(Adds details on judicial reform)
BEIJING, June 6 (Reuters) - China’s President Xi Jinping said on Friday that fiscal reforms were pressing but careful planning was needed, the official Xinhua news agency said, as top leaders met to discuss detailed reform plans.
Fiscal reform is increasingly urgent as the leadership tries to shore up budget management and let central government assume more spending obligations, reducing the need for local governments to borrow heavily or to sell land to raise revenues.
But reforms face opposition from vested interests, especially as government revenues slow, critics say, and so far have been incremental, focusing on cutting red tape, removing barriers for private investors and liberalising markets.
Xi said fiscal reforms involved “difficult adjustments of interests”, but gave no details.
“We must fully understand the importance, urgency, complexity, difficulty in deepening fiscal and tax system reforms,” Xinhua quoted Xi as telling a meeting of the central leading group for deepening reforms.
“We should actively and steadily push forward the reforms,” Xi said, noting that careful preparations and consensus-building were vital for implementing detailed reform plans.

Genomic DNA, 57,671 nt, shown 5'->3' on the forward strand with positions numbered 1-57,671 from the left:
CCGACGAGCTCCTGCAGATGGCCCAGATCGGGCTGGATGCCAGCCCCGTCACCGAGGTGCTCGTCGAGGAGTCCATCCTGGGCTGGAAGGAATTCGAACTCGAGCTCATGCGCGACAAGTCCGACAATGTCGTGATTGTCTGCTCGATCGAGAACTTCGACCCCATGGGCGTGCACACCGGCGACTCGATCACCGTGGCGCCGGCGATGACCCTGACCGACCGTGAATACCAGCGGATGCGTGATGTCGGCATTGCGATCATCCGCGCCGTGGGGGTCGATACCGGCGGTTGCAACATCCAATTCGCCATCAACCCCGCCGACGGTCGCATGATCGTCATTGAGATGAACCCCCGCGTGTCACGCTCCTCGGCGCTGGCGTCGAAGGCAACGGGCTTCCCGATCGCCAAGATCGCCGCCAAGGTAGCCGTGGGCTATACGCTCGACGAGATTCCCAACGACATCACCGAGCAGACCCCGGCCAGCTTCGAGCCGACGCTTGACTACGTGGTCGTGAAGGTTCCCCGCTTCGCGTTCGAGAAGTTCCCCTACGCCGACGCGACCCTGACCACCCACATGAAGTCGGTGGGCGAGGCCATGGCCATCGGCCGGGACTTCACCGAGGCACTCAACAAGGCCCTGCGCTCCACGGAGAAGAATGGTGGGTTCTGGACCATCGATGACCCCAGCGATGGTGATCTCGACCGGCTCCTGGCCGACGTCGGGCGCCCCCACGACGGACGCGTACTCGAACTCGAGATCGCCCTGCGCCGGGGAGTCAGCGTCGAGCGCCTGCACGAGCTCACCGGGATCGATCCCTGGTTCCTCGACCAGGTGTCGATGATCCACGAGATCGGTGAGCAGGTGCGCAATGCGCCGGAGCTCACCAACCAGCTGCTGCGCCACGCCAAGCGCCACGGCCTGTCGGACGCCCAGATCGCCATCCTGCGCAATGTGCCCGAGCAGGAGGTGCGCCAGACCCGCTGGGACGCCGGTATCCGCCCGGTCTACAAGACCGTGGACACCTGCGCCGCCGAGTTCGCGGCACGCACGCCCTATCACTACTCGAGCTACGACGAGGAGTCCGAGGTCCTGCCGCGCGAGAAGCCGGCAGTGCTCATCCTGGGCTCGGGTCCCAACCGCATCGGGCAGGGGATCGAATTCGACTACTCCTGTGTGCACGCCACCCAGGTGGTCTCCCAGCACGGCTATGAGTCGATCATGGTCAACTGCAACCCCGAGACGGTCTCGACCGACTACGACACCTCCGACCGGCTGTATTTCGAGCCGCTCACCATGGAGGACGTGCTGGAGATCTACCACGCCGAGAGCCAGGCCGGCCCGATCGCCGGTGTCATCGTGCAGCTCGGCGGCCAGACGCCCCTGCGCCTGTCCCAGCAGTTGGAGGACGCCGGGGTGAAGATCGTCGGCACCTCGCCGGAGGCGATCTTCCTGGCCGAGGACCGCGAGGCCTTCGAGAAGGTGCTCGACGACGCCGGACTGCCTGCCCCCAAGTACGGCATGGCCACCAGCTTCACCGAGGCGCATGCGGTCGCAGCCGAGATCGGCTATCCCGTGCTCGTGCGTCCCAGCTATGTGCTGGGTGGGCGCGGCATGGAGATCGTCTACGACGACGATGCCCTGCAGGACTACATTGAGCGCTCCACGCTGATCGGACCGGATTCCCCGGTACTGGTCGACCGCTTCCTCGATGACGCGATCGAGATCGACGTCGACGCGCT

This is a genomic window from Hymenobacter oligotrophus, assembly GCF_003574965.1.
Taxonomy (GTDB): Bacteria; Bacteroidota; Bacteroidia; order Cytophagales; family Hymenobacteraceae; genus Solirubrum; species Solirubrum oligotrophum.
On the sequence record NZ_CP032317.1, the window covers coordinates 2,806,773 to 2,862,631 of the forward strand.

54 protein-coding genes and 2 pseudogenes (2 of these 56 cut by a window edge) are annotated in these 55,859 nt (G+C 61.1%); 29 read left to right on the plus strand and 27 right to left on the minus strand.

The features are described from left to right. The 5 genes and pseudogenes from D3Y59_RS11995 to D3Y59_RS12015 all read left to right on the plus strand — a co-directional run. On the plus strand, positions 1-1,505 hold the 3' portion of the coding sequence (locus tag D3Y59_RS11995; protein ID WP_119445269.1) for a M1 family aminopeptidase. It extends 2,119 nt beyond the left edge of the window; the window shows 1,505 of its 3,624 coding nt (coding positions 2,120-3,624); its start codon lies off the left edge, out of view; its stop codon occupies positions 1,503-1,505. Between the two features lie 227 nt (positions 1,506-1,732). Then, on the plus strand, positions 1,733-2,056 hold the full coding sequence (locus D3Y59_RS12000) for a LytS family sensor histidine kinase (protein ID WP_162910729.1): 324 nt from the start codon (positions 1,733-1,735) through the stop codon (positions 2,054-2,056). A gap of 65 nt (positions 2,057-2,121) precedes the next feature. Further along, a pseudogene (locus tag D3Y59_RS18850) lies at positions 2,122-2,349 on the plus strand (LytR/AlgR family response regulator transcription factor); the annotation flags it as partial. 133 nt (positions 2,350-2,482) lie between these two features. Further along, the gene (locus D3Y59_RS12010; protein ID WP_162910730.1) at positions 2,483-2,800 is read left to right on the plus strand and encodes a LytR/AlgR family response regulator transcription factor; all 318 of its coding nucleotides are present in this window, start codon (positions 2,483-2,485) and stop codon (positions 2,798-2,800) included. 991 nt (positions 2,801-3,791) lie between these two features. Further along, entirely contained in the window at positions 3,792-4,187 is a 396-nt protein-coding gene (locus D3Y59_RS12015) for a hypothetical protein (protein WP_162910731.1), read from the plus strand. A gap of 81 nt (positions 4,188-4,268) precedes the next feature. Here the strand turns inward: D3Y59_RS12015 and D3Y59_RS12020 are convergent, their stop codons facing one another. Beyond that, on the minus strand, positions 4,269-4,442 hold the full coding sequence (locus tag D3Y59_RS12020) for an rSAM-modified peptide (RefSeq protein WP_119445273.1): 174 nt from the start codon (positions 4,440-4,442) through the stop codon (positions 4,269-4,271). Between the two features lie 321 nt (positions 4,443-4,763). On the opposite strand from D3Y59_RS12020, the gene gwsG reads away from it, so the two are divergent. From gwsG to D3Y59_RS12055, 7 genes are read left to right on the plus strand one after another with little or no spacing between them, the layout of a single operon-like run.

The group was set up this year to steer comprehensive reforms to put the economy on a more sustainable footing, following a major party meeting in November.
Xi said reforms that were “conducive for stabilising growth, adjusting structures, preventing risks and improving people’s livelihood” should be implemented first.
He also pledged to speed up reform of the rigid residence registration, or hukou, system, fully opening up cities for outsiders, opening up medium-sized cities in an orderly fashion but strictly controlling the size of the largest cities.
Beijing has pledged to gradually free up the hukou system to allow millions of migrants to settle in cities and enjoy basic welfare services there to help unleash their spending power.
Friday’s meeting also approved a framework for pilot programmes of judicial reform, a work programme on judicial reform in Shanghai, and a plan to set up special courts on intellectual property rights, Xinhua said, without giving further details.
Xi’s government has shown a willingness to reform China’s court system at a time of public discontent over miscarriages of justice. But experts have said Beijing will ensure that these moves do not threaten the Chinese Communist Party’s overall control.
In his first work report to parliament in March, China’s top judge, Zhou Qiang, said his courts must improve their ability to exercise judicial power independently, admitting to miscarriages of justice and abuse of power by some officers. (Reporting by Kevin Yao; Additional reporting by Sui-Lee Wee; Editing by Louise Ireland)